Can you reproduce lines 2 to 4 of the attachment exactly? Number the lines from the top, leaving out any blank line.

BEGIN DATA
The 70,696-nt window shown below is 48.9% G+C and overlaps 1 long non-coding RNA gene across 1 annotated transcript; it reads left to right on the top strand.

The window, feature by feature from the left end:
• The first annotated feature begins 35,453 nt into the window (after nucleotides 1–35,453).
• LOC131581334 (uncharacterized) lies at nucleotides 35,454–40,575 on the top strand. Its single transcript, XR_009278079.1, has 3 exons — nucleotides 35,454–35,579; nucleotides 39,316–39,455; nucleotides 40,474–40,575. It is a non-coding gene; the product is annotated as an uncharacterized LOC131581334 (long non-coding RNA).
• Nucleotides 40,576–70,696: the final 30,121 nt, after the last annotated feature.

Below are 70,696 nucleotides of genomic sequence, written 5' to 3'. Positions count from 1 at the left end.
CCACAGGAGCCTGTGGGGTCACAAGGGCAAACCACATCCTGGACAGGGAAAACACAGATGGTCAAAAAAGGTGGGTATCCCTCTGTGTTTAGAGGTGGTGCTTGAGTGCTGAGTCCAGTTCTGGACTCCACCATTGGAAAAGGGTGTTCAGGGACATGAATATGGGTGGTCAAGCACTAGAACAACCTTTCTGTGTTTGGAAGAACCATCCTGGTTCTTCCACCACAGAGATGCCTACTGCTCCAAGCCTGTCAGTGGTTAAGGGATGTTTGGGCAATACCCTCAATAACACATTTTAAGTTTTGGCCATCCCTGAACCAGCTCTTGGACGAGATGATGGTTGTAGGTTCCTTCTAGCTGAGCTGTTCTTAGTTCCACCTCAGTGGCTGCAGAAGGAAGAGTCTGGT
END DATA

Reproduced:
The window, feature by feature from the left end:
• The first annotated feature begins 35,453 nt into the window (after nucleotides 1–35,453).
• LOC131581334 (uncharacterized) lies at nucleotides 35,454–40,575 on the top strand. Its single transcript, XR_009278079.1, has 3 exons — nucleotides 35,454–35,579; nucleotides 39,316–39,455; nucleotides 40,474–40,575. It is a non-coding gene; the product is annotated as an uncharacterized LOC131581334 (long non-coding RNA).